Drawing parallels with the ancient Greek legend of Orpheus and Eurydice, This Is Where We Live is a poetic and gritty exploration of first love tarnished by the grips of trauma and isolation.
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Teresa Izzard is a British theatre artist whose work combines movement, music and stories. Trained in dramaturgy with Playwriting Australia and The Blue Room Theatre, she is the producer and director of independent, Fremantle-based production company Feet First Collective and a member of the development program Directors Lab: Melbourne.
Izzard’s latest foray into producing and directing, This Is Where We Live by Vivienne Walshe, follows the powerful, intense love story of two young outsiders living in dusty, rural Australia. She talks to Isabella Corbett about the Griffin Award-winning play making its West Australian debut at Fringe World.
Isabella Corbett: Welcome to the Festival Sessions Teresa. Can you tell us a bit about Feet First Collective?
Teresa Izzard: Feet First Collective is a boutique producing house that makes contemporary independent theatre, with a home studio space in Fremantle, Western Australia. We specialise in making immersive theatre events in unusual spaces; we’re about bold, brave ideas that encompass artistic development for the members of the collective and evocative and challenging experiences for audiences. We’re known for our larger scale immersive works.
IC: And tell us about This Is Where We Live, the show Feet First Collective is presenting at Fringe World 2022.
TI: This Is Where We Live is a chance to see the company’s theatrically bold and physically inventive approach in miniature.
Written by Vivienne Walshe, the play is a challenging two-hander and a story of disconnection and love, featuring Chloe the “bombshell” and “odd boy” Chris. Both 17, they are thrown together in a “nowheresville” of a town in regional Australia and fall in love. But, like their mythic counterparts Orpheus and Eurydice, their story is laced with tragedy.
Chloe comes from a single-parent family with a history of domestic violence, and suffers from dyslexia, while Chris is the son of an English teacher with a love of poetry, literature and jazz. Chris is destined to leave the gravel and the heat but is it a path he has chosen? Chloe has developed coping mechanisms, but will she be able to break the patterns of her life to date?
IC: What inspired you to direct and produce This Is Where We Live?
TI: This work was chosen as an extension of an initiative that myself and the actors – Samuel Addison and Lauren Beeton – have been working on this year: Feet First Collective Training. So, I was looking for a piece that held artistic challenges for us but would also support the vision for Feet First to build towards more sustainable structures. The show was set to run at Melbourne Fringe in 2021 but it was delayed due to COVID-19. We’re hopeful it will have a longer life as a show that could go into schools and even tour regionally.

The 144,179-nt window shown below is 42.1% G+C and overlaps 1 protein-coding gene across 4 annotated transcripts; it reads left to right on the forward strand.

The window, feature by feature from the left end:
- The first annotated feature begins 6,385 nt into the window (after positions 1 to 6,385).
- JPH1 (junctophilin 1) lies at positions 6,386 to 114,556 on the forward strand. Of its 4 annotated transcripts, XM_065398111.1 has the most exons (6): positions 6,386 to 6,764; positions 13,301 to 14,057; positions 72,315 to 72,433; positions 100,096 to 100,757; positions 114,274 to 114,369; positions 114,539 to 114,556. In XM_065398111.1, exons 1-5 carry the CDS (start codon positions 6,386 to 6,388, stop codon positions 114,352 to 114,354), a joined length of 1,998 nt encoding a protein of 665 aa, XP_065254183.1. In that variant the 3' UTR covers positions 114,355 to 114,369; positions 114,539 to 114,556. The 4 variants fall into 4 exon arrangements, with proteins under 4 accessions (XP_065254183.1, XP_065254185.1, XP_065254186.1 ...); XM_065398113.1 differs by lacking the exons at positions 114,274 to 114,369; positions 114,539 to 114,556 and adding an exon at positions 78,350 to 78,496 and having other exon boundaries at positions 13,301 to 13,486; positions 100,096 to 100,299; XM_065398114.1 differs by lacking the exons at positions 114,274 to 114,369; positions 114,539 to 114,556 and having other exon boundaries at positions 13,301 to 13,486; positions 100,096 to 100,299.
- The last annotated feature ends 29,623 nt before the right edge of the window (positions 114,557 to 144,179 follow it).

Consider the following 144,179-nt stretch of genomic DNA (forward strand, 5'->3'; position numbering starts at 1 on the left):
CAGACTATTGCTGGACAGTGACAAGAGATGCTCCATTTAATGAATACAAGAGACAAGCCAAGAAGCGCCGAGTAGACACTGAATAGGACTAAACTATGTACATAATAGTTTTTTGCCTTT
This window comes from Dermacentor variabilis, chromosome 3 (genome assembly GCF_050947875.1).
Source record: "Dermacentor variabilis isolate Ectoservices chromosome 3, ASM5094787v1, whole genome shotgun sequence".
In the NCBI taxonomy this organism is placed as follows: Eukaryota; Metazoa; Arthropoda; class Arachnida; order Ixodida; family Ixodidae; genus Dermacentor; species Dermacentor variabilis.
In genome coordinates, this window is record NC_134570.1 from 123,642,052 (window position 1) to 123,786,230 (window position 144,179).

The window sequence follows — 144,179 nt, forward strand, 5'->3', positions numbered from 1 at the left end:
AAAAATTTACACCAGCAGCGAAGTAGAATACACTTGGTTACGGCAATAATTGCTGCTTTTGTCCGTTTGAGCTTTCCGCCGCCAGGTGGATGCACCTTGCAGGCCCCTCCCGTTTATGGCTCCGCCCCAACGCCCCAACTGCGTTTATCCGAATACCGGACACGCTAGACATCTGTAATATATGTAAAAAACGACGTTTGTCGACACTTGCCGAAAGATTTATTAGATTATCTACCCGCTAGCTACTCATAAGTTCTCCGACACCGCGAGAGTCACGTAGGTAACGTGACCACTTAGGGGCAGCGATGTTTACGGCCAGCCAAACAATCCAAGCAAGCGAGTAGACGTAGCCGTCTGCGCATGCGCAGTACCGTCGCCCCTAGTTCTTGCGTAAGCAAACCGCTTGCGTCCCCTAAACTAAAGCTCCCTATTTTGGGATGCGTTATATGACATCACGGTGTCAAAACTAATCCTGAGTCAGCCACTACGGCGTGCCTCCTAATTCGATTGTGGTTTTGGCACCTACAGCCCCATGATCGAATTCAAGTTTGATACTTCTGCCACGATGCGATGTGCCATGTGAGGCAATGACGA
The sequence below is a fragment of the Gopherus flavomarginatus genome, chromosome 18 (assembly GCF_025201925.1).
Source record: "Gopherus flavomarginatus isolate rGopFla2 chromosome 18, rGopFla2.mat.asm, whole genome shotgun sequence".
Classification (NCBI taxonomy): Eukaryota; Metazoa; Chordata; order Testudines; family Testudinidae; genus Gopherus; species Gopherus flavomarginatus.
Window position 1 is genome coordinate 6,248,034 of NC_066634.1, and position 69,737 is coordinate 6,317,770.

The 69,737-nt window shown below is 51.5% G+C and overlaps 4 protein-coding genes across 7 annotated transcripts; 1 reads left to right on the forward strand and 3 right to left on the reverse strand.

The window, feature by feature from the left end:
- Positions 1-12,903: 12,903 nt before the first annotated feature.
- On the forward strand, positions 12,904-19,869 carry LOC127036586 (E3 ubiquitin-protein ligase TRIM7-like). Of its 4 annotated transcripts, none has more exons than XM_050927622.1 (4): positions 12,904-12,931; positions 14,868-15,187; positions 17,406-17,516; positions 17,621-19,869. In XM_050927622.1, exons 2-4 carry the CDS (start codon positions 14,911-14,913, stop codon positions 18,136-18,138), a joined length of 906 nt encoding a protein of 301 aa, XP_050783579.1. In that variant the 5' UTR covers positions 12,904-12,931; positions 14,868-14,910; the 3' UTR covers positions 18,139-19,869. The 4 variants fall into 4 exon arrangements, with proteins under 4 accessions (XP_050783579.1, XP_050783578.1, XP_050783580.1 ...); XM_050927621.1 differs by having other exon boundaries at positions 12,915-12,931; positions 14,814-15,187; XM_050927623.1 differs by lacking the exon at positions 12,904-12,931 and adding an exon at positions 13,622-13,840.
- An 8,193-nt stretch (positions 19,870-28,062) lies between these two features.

IC: What makes your show different to all the others on offer at Fringe?
TI: It’s one of the most intriguing scripts I’ve ever come across; a poetic and provocative work that delves into some dark material, as well as some lighter moments! So, come along and see how we solved all the challenges and questions it threw at us in the rehearsal process.
IC: What do you hope audiences will take away from This Is Where We Live?
TI: I’d love it if part of the conversation revolved around the form we created and the power and vulnerability of the performances.
The content of this work also asks its audiences to consider the depth of developmental damage that can be hidden under the surface of young adults — any conversations about that pressing issue would be welcome. Chloe’s family situation and patterns weigh very heavily on her shoulders, and she sees her future as inevitable. What can we do to support people — not just young people — who battle these feelings every day? And whilst Chris has more advantages in life, he still struggles against adversity.
IC: Take us behind the scenes of This Is Where We Live – what happens backstage?
TI: We’re a tight-knit team and we’ve worked together before, so there’s always a lot of laughter, a lot of food, and a lot of fun.
IC: Tell us about your creative process.
TI: Every rehearsal has an experimental edge, as we work physically to generate the performance score using a range of corporeal approaches, including Viewpoints (an acting method that encourages actors to focus more on observation and movements, rather than their characters’ psychology). We try things out, we play, and we follow our intuition. There’s also rigour, so we train together and work towards detail.
IC: Aside from your show, what are you looking forward to seeing at Fringe World 2022?
TI: At Feet First, one of our goals is to support other artists with mentorship and in-kind rehearsal space. So, I’m keen to see our umbrella company Broken Crayon Productions at Connections and AJ’s Box: Coming Again at Girls School.
IC: What’s next for you after Fringe World 2022?
TI: Feet First Collective is in pre-production for its second original immersive work Medusa and we’re working towards a season at The Rechabite in July 2022. We’re also touring This Is Where We Live to Theatreworks as part of Melbourne Fringe in October 2022.
Pictured top: Samuel Addison and Lauren Beeton star as young ‘outsiders’ in love in ‘This Is Where We Live’. Photo: John Congear
“The Festival Sessions” is an annual series of Q&A interviews with artists who will be appearing in Perth’s summer festivals. Stay tuned for more!
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